Europe paying a significant cost for diseases that are chronic, finds new OECD-EC report

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Europe paying a significant cost for diseases that are chronic, finds new OECD-EC report


23/11/2016 – Better prevention policies and public health in addition to more powerful health care could save thousands and tens of thousands of lives and billions of euros every year in Europe, based on a combined OECD/European Commission report that is new.

Aside from the loss of lives as well as the human catastrophe that this always entails, Health at a Glance: Europe 2016 approximations the early deaths of 550,000 working‑age individuals across European Union states from chronic diseases, including heart attacks, strokes, diabetes and cancer, cost EU markets EUR 115 billion or 0.8% of GDP per annum. This amount doesn’t contain the extra reduction in productivity of individuals living with long-term health conditions and terms of lower employment rates. 

While earlier diagnosis and better treatments have greatly raised the share of individuals living these disorders, many states ─ including the Uk, Ireland and particularly some Central and Eastern European states ─ lag behind in relation to cancer survival rates. 

The load of ill health on societal benefit costs is enormous, with 1.7% of GDP spent on incapacity and paid sick leave each year on average in EU states, more than what’s spent on unemployment benefits. Yet EU member states allocate just around 3% on average of their health budgets to prevention and public health.

Additional investment in prevention, along with measures making it simpler to work for those who have disabilities, would bring major societal and economic gains in EU states, says the report. It’d likewise help states reach the goals that are challenging in Sustainable Development Aim 3: Good Health and Well Being.

Many more lives might be saved if standards of care are increased to the top degree across EU states,” said OECD Secretary General Angel Gurría, found the report in Brussels with European Commissioner for Health and Food Safety Vytenis Andriukaitis. “More needs to be carried out to reduce inequalities in access along with caliber of care, and European health systems must become more efficient in channelling resources where they got the most impact on health outcomes, including on prevention.” (read the total address)


Commissioner Andriukaitis included: “The Health at a Glance report provides valuable tips for Member States to shape their activities on health across all policies. It demonstrates that in the EU many people perish every year from possibly avoidable ailments linked to risk factors including obesity or smoking. Additionally, it emphasizes the necessity to carry on our efforts in ensuring that health care becomes more reachable. The report symbolizes the main of the partnership between the OECD along with the Commission to develop state-specific and cross country knowledge on health and health systems, as step one of the ‘State of Health in the EU’.”

The report notes that extensive disparities compound the substantial differences in life expectancy across states within states – between the most and least knowledgeable, between most affluent and the lowest. On average across EU states, the life expectancy of individuals with the bottom degree of schooling is shorter than for the knowledgeable. The difference is very big in Eastern and Central European states, notably for guys, due to greater prevalence of risk factors.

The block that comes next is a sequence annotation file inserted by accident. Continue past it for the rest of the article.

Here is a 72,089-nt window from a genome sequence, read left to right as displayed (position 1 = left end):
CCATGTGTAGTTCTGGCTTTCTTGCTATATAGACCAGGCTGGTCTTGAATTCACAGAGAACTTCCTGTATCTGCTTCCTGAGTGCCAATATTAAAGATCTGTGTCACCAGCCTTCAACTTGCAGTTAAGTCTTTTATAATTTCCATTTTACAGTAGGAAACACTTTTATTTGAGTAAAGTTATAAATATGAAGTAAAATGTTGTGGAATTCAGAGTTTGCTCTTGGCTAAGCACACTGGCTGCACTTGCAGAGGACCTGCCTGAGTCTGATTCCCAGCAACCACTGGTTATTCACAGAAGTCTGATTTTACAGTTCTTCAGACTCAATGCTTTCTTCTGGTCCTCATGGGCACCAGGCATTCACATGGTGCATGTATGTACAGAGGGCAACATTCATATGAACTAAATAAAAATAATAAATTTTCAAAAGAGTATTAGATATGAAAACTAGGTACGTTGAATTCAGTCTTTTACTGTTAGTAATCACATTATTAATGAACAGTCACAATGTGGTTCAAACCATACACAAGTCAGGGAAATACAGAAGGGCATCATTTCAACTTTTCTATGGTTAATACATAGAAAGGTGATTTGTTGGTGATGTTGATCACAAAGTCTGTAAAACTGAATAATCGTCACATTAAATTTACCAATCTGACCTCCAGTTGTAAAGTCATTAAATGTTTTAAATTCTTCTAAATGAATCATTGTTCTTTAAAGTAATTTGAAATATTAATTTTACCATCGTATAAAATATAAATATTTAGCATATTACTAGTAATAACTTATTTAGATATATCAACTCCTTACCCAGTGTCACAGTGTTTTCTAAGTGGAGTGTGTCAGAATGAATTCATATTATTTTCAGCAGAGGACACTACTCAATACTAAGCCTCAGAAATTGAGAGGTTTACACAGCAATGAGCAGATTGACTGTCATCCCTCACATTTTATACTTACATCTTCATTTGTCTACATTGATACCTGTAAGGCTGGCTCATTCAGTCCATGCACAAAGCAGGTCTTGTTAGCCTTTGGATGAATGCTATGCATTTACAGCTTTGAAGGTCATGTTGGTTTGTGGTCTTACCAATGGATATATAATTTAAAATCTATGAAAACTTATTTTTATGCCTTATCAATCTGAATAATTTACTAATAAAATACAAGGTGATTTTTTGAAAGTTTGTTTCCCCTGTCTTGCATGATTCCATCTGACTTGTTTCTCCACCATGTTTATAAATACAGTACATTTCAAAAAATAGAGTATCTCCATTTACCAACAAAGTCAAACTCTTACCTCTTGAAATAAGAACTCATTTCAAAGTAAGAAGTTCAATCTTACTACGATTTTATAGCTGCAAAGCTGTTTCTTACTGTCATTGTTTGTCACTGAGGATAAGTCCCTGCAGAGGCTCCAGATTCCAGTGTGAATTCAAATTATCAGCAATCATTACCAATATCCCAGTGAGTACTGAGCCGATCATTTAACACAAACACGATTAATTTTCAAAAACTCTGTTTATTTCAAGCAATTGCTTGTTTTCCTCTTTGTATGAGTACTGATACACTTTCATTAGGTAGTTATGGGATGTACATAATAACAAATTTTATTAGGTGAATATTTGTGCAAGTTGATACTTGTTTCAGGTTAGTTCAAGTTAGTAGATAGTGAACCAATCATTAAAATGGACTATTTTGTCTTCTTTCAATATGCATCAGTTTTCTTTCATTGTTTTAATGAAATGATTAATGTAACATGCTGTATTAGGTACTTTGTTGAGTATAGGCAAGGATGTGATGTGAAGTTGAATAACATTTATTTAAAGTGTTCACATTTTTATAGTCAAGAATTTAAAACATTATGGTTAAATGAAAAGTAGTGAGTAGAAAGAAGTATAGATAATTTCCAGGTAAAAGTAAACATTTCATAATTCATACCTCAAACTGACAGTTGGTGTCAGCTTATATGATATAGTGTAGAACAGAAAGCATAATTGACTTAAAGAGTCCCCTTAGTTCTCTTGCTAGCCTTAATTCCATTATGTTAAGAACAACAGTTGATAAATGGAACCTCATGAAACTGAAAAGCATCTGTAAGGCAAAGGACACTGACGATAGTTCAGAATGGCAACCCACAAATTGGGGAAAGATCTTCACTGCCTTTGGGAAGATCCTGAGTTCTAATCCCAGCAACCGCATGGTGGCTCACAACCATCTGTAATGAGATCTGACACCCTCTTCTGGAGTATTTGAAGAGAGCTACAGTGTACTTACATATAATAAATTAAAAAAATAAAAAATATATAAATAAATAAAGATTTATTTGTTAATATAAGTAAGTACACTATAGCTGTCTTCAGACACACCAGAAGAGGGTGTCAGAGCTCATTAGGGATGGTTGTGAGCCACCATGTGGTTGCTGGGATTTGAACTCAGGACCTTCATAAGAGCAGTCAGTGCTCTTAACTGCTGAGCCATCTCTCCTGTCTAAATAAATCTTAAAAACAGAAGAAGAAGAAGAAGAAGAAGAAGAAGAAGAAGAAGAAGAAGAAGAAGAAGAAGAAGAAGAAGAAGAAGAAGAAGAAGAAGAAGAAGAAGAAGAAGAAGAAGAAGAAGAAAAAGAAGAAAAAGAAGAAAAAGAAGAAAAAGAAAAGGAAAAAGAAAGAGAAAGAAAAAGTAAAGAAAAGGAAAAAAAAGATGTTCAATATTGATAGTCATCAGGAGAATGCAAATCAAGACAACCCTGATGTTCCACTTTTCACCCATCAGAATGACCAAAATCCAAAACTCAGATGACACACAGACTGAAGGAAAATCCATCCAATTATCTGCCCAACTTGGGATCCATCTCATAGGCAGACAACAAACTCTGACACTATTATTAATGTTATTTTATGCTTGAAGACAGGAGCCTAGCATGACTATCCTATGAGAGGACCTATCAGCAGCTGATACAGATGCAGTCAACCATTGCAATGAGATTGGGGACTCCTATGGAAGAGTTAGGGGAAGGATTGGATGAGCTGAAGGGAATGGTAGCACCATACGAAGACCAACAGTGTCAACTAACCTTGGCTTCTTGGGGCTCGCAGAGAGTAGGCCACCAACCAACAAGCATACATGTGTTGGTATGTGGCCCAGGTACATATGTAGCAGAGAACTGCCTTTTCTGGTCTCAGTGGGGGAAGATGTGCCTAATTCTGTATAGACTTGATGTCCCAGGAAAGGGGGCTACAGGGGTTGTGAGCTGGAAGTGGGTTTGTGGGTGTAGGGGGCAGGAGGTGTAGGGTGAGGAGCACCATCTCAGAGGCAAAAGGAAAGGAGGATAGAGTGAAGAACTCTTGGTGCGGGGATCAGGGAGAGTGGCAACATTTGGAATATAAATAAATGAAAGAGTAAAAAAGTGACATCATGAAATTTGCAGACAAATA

The variety of low earners reporting limited accessibility to health care for fiscal reasons also improved subsequent to the international monetary catastrophe in several EU states. In Greece, the share of poor individuals reporting unmet medical care needs expected to cost has doubled since increasing from 7% in 2008 to over 16% in 2014, 2008.

Powerful primary care systems can play a significant function in handling the changing needs of an ageing European population and in reducing health inequalities. Ensuring that primary care providers are reachable wherever people live, be it in distant and rural regions or in poor city neighbourhoods, is vital to lessen the variety of avoidable hospitalisations along with health inequalities across EU states.  


Health at a Glance: Europe 2016 demonstrates slow increase in health spending in many EU states in 2015, together accounting for 9.9% of EU GDP. Germany, Sweden and France each spent around 11% of GDP on healthcare, closely followed by the Netherlands and Denmark (at 10.8% and 10.6%, respectively). States in the Eastern section of the EU have a tendency to spend less, with shares that range from 5% to 6% of GDP.

In all states, the health spending share of GDP is projected to grow in the forthcoming years due largely to population ageing as well as the diffusion of new diagnostic and remedial technologies.

Health at a Glance: Europe 2016 is part of the renewed cooperation between the EC along with the OECD to execute the Commission’s “State of Health in the EU” initiative. Extra information on this particular main report and state-specific notes for France, Germany, Italy, Spain as well as the United Kingdom are accessible at:

For questions about the content of the publication, journalists are invited to contact Francesca Colombo (tel. 33 1 45 24 93 60 or, Gaetan Lafortune (tel. 33 1 45 24 92 67 or or the OECD Media Division (tel. + 33 1 45 24 97 00 or

Working with over 100 nations, the OECD is a worldwide policy forum that encourages policies to boost the economical and societal well being of individuals all over the world.


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